He said... She said...
Examples of Writing in
the Third Person

Writing in the third person gives the writer maximum latitude.

Examples of writing in the third person are everywhere. It is the most common mode of expression.

Written language communicates in three ways:

  • First Person, where the speaker expresses his views, as in "I ate the apple."
  • Second Person, where the speaker speaks to another, as in "You ate the apple."
  • Third Person, where the speaker is speaking about another person, as in "She ate the apple."

When writing in the third person, the writer necessarily has to consider all characters in the story or plot. They can certainly be partial to the main protagonist, but the writer still has to write about the thoughts and feelings of the other characters as well.

In a sense, most examples of writing in the third person have well-developed stories and characters because all of them have their say in the plot. This type of writing adds to the effectiveness of the story.

In contrast, when writers choose to write from the first person point of view, they speak only from the viewpoint of the main protagonist. There is no way to know what the other characters are thinking. The protagonist could make a guess and they could toy with some ideas but they would still have to be a mind-reading psychic to his readers.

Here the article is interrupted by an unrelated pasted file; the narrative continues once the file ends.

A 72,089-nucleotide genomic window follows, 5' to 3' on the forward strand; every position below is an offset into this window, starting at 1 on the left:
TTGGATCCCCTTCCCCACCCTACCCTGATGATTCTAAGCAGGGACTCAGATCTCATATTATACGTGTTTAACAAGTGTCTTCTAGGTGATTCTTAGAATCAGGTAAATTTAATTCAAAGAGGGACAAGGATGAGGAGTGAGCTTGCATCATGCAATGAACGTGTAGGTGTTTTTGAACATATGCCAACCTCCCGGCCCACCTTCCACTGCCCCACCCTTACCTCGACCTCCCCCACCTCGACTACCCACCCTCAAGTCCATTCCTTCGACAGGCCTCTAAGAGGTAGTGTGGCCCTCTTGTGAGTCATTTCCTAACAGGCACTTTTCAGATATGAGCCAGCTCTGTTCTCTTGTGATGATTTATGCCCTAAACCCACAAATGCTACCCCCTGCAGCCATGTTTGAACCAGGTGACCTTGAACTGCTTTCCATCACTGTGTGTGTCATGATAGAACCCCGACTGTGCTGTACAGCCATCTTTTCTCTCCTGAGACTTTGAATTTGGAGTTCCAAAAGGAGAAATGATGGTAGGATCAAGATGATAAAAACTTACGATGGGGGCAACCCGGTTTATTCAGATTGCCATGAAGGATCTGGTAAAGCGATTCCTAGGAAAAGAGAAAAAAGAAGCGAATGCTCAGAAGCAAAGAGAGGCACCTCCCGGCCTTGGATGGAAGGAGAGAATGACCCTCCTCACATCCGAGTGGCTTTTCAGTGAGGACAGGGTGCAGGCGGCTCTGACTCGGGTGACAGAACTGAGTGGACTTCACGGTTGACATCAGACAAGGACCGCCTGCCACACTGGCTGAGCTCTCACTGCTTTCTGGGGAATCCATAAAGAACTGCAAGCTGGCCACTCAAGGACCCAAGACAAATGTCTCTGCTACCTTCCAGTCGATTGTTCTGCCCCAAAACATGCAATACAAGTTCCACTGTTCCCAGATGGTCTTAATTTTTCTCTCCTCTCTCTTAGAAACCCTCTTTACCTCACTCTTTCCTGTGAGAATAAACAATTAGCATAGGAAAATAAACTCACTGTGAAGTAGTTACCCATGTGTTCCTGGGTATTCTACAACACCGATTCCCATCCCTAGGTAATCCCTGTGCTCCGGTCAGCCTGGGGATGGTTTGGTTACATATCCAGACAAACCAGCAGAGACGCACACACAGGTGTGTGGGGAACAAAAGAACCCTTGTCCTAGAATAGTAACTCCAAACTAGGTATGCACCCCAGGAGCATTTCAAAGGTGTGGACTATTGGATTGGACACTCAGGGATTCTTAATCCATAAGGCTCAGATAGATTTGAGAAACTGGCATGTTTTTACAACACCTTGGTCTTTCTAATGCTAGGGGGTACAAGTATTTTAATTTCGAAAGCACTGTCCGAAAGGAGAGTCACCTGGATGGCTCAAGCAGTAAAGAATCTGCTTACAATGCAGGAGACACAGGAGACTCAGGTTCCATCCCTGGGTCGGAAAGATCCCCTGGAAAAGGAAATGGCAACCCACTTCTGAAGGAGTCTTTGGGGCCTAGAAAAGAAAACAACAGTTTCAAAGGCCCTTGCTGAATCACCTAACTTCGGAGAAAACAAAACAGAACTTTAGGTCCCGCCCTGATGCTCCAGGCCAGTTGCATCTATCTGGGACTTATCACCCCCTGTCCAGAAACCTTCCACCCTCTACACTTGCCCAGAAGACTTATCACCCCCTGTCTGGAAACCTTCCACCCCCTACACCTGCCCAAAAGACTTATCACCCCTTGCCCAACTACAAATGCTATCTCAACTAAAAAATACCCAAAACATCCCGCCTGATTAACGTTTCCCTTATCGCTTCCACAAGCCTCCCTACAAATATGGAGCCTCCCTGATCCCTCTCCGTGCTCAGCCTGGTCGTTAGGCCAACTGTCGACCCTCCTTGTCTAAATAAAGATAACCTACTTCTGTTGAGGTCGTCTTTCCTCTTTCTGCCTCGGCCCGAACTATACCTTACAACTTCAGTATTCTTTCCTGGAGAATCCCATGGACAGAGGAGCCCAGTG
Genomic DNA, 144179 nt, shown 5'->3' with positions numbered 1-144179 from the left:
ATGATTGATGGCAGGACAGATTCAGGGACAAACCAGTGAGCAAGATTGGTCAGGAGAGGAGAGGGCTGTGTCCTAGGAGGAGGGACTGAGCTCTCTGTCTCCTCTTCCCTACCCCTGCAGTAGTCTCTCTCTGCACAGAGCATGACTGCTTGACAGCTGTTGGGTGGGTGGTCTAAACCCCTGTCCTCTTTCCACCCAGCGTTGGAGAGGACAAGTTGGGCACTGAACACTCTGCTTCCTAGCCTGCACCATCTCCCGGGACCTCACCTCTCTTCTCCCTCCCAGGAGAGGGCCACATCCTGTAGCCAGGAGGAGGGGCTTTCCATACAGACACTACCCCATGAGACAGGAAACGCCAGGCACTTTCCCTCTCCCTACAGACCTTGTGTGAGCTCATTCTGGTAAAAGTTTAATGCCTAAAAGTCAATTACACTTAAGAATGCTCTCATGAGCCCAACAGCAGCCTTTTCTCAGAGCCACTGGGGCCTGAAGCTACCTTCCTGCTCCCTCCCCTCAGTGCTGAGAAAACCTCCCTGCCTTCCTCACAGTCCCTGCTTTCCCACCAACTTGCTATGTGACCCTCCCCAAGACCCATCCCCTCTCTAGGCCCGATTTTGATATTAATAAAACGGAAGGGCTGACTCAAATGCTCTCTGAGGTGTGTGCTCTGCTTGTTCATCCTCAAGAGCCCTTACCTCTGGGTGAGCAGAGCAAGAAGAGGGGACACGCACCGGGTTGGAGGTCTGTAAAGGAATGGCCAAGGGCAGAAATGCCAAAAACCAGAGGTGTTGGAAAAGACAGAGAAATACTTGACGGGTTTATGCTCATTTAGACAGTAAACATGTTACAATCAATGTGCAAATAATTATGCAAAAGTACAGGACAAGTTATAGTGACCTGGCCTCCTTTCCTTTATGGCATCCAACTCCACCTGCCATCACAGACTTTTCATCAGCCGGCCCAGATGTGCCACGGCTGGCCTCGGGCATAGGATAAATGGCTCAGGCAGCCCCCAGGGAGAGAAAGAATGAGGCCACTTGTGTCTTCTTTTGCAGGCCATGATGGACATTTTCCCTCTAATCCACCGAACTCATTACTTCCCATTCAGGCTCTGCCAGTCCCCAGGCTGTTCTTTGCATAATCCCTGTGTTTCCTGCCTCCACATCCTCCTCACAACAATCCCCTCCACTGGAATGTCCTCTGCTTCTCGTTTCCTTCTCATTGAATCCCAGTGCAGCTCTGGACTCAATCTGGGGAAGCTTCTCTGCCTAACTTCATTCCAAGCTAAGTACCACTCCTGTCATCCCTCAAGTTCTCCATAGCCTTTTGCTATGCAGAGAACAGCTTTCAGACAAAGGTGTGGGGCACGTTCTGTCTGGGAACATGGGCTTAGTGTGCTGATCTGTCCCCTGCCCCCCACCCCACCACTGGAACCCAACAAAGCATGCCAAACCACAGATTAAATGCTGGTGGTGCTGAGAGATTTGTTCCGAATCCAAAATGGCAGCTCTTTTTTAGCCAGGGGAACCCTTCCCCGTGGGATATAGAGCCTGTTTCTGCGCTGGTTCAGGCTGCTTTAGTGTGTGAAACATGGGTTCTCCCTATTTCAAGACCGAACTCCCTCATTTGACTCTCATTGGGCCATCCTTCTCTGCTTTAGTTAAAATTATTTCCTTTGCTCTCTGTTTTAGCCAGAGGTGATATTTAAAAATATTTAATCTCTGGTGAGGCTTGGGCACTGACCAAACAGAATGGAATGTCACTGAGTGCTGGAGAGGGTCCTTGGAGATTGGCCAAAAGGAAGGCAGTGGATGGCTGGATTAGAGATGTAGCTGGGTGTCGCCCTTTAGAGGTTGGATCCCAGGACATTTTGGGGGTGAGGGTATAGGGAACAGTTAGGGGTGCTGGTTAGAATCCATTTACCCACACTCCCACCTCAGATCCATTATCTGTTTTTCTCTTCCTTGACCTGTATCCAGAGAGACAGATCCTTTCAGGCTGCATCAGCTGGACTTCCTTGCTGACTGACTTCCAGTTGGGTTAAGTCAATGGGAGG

Having said that, many very successful books have been written using the first person account. One brilliant book that comes to mind is Harper Lee's "To Kill a Mocking Bird".

Writers will find examples of writing in the third person abound in the print media and on the Internet. This style of writing is favored because writers can include so much more when writing in the third person. They can include facts and discuss multiple viewpoints rather than the single viewpoint of the first person account. This way, writing in third person provides creative opportunity for writers, and they can add more substance to their writing.

When writing press releases, or for the Internet, third person is the best bet. The first person, as already discussed, allows only a single viewpoint and limited material. The second person approach can sometimes sound pompous or biased especially if one is in the middle of dispensing advice.

On the other hand, examples of writing in the third person, such as this article, come across as unbiased, and are flexible enough to include a host of information.

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